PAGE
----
Thursday, October 06, 2005

A Stitch in time

Lest anyone get the silly idea that the only movies reviewed here (if that's what's happening) are artistically respectable ones, I should reveal that one recent viewing was of Stitch: The Movie, a straight-to-video number not to be confused with the forthcoming Lilo & Stitch 2, also s-t-v, I believe, which depicts events occurring after the first L&S, obviously, but before this earlier film. Not content simply to extend the franchise to video sequels, S:TM stoops to setting up the premise to the Lilo & Stitch TV show. (I know this, alas, because I have actually seen an episode of said TV show, which was, not surprisingly, not worth the time.) I liked the original movie a lot – Stitch (a.k.a. Experiment 626) is the most entertaining Disney character since, well, I don't really know Disney that well so never mind. Anyway, he's great. (I love it when he tries to speak English – and when he doesn't even try.)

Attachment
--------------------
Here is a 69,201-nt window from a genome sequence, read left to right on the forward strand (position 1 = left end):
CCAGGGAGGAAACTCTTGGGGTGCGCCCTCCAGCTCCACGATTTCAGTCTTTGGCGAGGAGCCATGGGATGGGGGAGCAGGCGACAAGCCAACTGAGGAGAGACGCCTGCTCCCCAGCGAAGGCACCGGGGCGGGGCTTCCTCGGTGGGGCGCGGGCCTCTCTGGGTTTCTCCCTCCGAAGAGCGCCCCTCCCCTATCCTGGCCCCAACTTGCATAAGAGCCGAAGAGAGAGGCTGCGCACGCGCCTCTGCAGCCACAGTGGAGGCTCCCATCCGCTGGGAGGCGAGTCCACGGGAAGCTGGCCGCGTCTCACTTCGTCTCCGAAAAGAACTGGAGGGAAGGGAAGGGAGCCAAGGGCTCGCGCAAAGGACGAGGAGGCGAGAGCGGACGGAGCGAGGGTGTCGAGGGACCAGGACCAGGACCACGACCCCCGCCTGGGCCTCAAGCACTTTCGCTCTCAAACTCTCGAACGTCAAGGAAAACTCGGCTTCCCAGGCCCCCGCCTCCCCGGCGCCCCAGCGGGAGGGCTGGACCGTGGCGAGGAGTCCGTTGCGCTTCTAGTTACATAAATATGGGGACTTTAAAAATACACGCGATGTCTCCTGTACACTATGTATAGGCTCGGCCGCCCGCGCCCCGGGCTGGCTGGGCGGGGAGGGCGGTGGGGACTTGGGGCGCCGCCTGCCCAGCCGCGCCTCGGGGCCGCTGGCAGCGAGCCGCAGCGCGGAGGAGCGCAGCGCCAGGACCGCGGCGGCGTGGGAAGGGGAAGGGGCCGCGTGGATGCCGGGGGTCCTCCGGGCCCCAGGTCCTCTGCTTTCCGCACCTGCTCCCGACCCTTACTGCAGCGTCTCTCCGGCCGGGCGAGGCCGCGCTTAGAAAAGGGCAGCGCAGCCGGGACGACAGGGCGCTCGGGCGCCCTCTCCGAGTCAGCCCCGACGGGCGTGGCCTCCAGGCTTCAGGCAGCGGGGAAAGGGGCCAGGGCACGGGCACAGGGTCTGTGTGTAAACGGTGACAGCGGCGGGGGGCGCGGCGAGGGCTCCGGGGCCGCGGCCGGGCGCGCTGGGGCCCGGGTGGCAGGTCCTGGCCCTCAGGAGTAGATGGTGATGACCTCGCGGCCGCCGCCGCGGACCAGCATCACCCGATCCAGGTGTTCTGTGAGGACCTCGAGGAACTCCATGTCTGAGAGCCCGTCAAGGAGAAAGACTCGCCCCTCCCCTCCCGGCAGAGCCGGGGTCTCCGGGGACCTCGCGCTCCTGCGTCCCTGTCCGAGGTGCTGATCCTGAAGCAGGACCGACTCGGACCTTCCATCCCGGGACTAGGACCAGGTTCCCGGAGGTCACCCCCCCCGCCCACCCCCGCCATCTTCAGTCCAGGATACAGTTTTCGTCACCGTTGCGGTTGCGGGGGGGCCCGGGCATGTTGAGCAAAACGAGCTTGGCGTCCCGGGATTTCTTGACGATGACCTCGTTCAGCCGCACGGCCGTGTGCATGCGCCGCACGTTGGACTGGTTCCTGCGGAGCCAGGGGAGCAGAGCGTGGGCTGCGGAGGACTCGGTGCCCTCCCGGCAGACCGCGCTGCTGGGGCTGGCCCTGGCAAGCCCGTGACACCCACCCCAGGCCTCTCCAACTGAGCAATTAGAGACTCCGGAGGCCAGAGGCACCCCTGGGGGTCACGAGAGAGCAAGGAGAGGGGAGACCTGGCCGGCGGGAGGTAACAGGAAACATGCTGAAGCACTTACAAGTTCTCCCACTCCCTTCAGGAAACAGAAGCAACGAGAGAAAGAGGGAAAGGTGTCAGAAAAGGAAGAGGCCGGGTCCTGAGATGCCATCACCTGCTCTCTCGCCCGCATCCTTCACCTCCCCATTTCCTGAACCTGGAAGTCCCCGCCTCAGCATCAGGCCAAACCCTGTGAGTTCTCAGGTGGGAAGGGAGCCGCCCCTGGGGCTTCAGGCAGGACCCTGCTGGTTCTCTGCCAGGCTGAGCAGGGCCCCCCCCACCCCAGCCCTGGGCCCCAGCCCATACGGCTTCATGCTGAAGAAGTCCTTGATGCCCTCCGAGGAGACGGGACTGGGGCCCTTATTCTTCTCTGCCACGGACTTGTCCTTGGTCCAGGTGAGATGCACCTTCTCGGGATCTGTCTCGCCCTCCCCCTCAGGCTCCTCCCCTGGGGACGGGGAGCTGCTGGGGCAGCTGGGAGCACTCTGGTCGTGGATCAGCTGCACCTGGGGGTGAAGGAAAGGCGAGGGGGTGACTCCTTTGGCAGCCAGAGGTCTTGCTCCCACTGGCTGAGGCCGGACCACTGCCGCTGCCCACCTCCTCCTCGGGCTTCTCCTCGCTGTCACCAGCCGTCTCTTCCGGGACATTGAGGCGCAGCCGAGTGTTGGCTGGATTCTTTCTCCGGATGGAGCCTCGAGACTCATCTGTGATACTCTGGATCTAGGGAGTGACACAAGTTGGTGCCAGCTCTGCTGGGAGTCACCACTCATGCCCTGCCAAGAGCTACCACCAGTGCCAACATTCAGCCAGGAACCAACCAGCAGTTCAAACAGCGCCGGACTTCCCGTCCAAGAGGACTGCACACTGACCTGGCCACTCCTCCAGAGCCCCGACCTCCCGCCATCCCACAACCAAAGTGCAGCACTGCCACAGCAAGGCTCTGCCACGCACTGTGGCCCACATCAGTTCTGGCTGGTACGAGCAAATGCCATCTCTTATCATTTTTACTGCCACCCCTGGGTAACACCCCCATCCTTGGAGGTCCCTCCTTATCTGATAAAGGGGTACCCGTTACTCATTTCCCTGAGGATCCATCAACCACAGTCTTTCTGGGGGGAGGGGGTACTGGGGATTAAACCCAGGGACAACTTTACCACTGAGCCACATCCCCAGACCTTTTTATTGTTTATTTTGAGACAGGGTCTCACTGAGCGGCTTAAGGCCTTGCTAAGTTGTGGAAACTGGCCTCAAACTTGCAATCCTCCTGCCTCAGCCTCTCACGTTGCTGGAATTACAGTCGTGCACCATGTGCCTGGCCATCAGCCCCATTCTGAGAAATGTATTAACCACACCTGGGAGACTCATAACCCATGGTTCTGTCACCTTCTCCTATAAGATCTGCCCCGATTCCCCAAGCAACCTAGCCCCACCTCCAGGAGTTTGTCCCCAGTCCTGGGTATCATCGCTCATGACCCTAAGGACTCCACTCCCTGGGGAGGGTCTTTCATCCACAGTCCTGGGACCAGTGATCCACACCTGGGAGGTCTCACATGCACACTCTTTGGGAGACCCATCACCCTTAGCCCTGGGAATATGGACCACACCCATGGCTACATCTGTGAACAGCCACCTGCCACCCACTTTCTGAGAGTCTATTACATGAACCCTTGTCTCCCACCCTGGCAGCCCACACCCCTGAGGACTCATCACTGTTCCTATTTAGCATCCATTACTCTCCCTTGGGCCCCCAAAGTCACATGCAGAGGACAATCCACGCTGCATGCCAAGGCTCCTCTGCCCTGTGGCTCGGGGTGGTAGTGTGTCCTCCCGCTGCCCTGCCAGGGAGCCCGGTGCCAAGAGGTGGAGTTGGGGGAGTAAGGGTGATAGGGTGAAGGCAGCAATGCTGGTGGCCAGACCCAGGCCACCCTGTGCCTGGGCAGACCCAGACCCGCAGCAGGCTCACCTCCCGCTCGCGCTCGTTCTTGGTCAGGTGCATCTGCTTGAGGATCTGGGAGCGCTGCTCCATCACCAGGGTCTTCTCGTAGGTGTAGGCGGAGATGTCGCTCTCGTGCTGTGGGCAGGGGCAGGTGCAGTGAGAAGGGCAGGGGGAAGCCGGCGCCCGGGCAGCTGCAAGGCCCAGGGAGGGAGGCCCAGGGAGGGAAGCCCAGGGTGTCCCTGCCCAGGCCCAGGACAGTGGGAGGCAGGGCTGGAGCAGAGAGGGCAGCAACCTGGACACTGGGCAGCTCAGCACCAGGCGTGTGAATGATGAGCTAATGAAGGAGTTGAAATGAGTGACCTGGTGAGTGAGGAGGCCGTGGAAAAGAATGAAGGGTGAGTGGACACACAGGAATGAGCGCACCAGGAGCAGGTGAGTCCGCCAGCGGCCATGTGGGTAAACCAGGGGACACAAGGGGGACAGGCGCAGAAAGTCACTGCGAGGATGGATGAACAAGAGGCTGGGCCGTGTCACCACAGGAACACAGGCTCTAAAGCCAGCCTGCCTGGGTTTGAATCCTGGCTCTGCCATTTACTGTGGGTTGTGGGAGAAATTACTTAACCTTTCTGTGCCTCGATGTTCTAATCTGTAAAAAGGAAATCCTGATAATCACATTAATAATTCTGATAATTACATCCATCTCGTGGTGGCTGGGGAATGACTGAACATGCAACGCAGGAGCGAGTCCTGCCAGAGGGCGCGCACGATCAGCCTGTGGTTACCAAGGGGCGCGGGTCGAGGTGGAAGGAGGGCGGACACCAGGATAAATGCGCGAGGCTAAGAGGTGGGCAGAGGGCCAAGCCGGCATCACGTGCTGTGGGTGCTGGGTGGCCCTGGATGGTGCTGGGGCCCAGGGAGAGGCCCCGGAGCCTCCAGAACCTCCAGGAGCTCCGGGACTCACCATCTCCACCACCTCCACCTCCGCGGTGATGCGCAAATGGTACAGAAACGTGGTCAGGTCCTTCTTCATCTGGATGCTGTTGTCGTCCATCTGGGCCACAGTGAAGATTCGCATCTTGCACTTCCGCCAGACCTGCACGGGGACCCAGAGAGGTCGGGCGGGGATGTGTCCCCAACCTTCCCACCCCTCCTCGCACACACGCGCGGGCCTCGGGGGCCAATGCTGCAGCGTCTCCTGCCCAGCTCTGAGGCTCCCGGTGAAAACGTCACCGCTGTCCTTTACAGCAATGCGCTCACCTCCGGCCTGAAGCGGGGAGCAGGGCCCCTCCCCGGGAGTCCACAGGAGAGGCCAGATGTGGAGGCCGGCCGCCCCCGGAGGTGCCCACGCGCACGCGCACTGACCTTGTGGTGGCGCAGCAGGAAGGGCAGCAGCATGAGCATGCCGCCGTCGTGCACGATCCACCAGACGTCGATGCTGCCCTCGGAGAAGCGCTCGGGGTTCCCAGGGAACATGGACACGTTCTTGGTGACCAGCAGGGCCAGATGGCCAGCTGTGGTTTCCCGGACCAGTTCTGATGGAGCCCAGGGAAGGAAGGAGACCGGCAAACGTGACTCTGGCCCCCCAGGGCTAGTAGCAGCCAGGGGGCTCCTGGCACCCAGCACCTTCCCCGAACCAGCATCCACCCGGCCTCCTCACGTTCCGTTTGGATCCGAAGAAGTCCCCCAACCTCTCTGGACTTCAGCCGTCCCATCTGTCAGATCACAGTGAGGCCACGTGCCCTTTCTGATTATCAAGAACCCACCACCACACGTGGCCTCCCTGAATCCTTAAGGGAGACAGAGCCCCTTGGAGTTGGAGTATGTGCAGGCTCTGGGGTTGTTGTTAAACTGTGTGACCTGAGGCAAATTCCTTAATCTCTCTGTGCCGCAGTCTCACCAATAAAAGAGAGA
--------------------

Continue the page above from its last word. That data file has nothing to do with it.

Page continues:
The premise of this one, if you care, is that a previously unknown Evil Genius (Dr. Hämsterviel, who seems to be channeling John Cleese's abusive French knight from Monty Python and the Holy Grail, which makes sense given the latter's taunt that "your mother was a hamster, and your father smelt of elderberries," or was it the other way around) is determined to capture all 626 experiments for himself, and sends the put-upon Captain Gantu to Hawaii to track them down, with predictable and not particularly well-drawn results. Although Stitch's antics never really take off this time, there are a few laughs to be found among the film's 64 minutes: the clueless but game Pleakley (voiced by Kevin McDonald of Kids in the Hall fame) attempts to locate the kidnapped Jumba by whipping out a galactic phone directory and calling each planet, in alphabetical order ("Planet Aaaaaaa? Is Jumba there?" "Do you know what time it is??" "Sorry!" ... "Planet Aaaaaab? Is Jumba there?"), and it's still funny to hear the galactics regularly refer to our planet as "Eeyarth." Anyway, the other 625 (actually, 623) experiments get loose, and in the TV show each episode is concerned with recapturing a particular one of them, with even more predictable and even less well-drawn results. I'll probably watch L&S 2 too (sigh).

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